Traditionally, apprenticeships have been viewed as a career-starter for vocational pathways, undertaken by school leavers as a route to employment. The apprenticeship system has made much progress in recent years, becoming a more inclusive route for people of all ages, backgrounds, and education levels, encouraging them to ‘earn while they learn’.
The Richard Review, published a decade ago, made waves by encouraging employers to create opportunities that provided ‘substantial training and high levels of skill’ – and although this has been taken on-board by many sectors, more can be done.
Many employers operating outside of the conventional apprenticeship subject areas – which in Oxfordshire predominantly includes business and administration, engineering and manufacturing, and healthcare (Oxfordshire Local Skills Dashboard 2021/22) – often do not consider apprenticeships as a suitable fit for their businesses; especially SMEs and particularly Micro employers (1-9 employees).
While the range of apprenticeships on offer is increasing, along with the diversity of roles within these programmes, more needs to be done to reassure employers of the added value apprenticeship schemes can deliver for their business.
At OxLEP Skills, we are passionate advocates for apprenticeships, supporting businesses irrespective of sector, apprentice age or career stage. Apprenticeships offer a fantastic way for employers to grow a highly skilled workforce, with skillsets tailored to their specific needs and roles.
By creating an inclusive apprenticeship programme which is diverse in terms of the roles and responsibilities it offers, employers can develop a workforce tailored to their business needs and add another means to business growth. Schemes might also include opportunities for personal development, such as training and accreditations, and the opportunity to acquire a range of different skills.
Apprenticeships can also support employers in filling skills gaps, by ensuring that new employees are gaining a range of skills across disciplines. By giving apprentices more opportunities and treating them as equals to other members of staff, they are more likely to remain at the company post-apprenticeship completion. This ultimately increases the business’ retention rate and creating a satisfied workforce that is loyal and highly skilled.
Growing your own talent through apprenticeships is the key to future proofing business. By building and upskilling the existing workforce, equipping it with skills in specialist roles where the pipeline of available talent is sparse could prevent organisations from having to hire new and less experienced team members further down the line.
Engaging the workforce in training early on in their careers also encourages their growth into more senior positions, ensuring that senior leadership is equipped with the skills both to lead and for the job by the time they reach this level.
It is also evident that apprenticeships can supplement organisations diversity and inclusion – with little previous experience required to apply for an apprenticeship, they are easily accessible to people of all backgrounds. Although many apprentices enter the workforce aged 16, there usually is not an age restriction or limit. This gives employers the opportunity to retain talent for longer, by offering staff a role change or upskilling within their organisation.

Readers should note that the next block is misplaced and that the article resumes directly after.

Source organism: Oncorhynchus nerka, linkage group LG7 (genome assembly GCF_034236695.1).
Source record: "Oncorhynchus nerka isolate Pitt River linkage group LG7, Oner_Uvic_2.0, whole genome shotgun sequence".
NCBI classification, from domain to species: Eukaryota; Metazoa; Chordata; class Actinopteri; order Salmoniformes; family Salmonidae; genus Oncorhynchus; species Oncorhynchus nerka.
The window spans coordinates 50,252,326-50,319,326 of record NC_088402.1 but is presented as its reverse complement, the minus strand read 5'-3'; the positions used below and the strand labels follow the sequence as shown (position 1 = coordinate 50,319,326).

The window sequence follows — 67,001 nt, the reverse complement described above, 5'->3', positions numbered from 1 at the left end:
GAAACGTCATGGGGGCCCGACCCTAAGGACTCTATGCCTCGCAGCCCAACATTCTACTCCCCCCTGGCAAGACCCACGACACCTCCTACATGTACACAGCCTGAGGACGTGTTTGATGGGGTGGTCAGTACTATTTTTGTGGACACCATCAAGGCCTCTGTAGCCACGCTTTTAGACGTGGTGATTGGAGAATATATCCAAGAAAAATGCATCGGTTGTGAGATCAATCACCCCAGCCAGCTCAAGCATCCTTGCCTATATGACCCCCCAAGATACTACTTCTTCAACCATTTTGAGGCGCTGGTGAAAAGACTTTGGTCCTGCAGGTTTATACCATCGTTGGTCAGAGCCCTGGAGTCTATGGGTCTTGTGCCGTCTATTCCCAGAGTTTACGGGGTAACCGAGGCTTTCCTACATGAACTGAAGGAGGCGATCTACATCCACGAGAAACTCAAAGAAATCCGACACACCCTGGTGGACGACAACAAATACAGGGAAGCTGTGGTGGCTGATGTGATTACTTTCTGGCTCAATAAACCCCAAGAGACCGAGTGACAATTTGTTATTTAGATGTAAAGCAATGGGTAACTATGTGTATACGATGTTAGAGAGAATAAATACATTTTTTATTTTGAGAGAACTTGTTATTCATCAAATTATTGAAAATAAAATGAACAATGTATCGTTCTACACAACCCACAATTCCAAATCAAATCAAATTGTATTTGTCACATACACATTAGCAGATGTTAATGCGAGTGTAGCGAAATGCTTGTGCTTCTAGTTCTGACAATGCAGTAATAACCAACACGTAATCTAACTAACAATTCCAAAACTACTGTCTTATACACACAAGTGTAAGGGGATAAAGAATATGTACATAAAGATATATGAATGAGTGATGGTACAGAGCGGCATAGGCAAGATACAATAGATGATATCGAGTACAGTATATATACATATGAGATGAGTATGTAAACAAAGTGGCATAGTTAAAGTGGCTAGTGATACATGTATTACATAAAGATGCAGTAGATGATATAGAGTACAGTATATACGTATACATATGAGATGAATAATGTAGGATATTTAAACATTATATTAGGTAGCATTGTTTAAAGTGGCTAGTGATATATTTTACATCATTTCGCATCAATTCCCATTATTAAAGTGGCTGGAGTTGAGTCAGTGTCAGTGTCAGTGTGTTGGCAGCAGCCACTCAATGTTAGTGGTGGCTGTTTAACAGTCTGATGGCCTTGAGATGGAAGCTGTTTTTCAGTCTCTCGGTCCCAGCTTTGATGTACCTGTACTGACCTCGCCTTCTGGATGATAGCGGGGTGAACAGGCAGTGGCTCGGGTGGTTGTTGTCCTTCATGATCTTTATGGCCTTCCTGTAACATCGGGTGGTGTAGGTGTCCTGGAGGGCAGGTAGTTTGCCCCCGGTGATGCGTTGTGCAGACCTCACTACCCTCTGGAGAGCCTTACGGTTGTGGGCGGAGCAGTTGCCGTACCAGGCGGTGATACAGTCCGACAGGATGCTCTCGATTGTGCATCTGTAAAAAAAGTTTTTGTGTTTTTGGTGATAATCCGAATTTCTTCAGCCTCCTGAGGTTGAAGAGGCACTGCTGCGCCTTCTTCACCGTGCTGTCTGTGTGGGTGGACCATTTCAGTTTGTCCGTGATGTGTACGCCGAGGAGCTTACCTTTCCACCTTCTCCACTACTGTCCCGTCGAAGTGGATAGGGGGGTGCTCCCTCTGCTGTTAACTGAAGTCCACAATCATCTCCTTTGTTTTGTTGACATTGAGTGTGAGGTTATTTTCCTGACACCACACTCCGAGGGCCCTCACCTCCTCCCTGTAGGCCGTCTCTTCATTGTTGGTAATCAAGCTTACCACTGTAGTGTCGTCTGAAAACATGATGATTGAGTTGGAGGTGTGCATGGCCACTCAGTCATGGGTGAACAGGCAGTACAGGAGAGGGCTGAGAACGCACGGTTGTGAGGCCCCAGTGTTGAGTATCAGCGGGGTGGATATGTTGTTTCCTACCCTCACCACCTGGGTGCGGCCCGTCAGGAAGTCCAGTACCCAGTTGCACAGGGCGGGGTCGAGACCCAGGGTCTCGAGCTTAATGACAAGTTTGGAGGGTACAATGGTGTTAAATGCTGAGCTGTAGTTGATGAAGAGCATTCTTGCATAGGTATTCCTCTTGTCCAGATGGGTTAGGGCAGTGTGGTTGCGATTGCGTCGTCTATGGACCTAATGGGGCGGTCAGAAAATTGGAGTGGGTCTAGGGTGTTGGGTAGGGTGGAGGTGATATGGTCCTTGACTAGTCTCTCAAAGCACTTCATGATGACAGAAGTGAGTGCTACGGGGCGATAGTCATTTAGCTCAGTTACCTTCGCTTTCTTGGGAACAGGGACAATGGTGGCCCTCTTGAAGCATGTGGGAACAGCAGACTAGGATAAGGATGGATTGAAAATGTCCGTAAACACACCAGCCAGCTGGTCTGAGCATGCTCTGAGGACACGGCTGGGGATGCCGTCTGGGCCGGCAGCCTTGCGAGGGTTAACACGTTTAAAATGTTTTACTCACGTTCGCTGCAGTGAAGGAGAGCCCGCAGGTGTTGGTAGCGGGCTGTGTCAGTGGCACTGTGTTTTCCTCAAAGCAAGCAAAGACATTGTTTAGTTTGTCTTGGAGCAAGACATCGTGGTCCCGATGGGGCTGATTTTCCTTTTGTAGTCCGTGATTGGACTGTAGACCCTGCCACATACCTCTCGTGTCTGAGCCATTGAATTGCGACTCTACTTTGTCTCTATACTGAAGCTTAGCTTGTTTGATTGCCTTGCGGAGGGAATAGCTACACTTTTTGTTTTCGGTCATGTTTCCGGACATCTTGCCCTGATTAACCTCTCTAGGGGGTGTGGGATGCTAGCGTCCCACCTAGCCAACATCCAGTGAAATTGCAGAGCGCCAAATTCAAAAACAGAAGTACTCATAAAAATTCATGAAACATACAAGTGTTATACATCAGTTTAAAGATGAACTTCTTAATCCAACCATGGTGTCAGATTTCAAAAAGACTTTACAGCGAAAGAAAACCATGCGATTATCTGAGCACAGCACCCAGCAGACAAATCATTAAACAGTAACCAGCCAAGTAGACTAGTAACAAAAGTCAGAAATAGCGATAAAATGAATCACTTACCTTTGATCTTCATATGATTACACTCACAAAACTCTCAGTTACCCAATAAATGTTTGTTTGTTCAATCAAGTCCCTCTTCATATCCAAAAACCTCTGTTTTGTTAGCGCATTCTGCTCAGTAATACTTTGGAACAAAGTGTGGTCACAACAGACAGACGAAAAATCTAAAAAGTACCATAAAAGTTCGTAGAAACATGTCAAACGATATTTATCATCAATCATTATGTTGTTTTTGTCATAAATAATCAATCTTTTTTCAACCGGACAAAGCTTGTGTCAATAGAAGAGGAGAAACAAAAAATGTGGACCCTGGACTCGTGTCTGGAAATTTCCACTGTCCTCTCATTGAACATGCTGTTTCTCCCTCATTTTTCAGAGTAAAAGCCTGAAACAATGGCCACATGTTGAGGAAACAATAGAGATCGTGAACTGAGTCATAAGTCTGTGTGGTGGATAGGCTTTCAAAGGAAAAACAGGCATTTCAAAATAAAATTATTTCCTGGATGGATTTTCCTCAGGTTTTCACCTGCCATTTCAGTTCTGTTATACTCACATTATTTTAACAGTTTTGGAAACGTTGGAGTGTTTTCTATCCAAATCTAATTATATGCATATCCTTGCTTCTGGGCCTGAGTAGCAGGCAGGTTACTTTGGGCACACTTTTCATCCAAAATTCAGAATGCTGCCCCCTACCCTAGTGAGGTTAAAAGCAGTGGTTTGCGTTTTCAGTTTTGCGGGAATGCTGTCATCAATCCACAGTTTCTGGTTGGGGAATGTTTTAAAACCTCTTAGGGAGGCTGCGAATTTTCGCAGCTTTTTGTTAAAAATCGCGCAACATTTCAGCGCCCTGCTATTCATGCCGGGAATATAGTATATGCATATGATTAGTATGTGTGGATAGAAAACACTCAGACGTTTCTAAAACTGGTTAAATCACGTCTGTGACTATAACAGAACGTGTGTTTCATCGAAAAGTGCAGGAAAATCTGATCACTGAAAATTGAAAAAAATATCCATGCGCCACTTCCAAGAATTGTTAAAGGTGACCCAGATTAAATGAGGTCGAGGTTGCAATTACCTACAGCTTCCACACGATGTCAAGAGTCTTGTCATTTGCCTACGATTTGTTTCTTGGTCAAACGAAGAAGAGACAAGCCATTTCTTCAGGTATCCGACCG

We support businesses to open the door to the opportunities apprenticeships can unlock – helping not only apprentices by helping more workers to unlock their own potential, but also supporting employers to reap the benefits of a diverse and skilled workforce.
To enable more employers in Oxfordshire to benefit from apprenticeships, OxLEP Skills’ Social Contract Programme is a £1.7 million initiative that helps companies tap into their apprenticeship levy and bring new talent into the workforce through training and assessment.
The programme has already unlocked £750,000 of apprenticeship levy across the county, enabling the creation of new roles in healthcare, education, and professional services to boost skills and drive economic growth. We encourage small businesses to get involved and find out how the apprenticeship levy donated from large organisations could support them by filling skills shortages and build talent pipelines within their organisation.
The diversity of opportunities that can be unlocked through apprenticeships is highlighted by the quality of the finalists for the Oxfordshire Apprenticeship Awards 2023 – taking place this Thursday (18 May) and run by OxLEP Skills.
Supporting talent from across the county, the awards will shine a light on the variety of different apprenticeship schemes, each in their own way supporting people to develop their own career pathways. Those shortlisted range from a Healthcare Support Worker Apprentice to a HR Coordinator, to an Architectural Apprentice – making it clear that apprenticeships are an option no matter your interests or level of ability.
For organisations looking to diversify their workforce and create dynamic leaders of the future, we are here to offer support and guidance, to set you on the right path.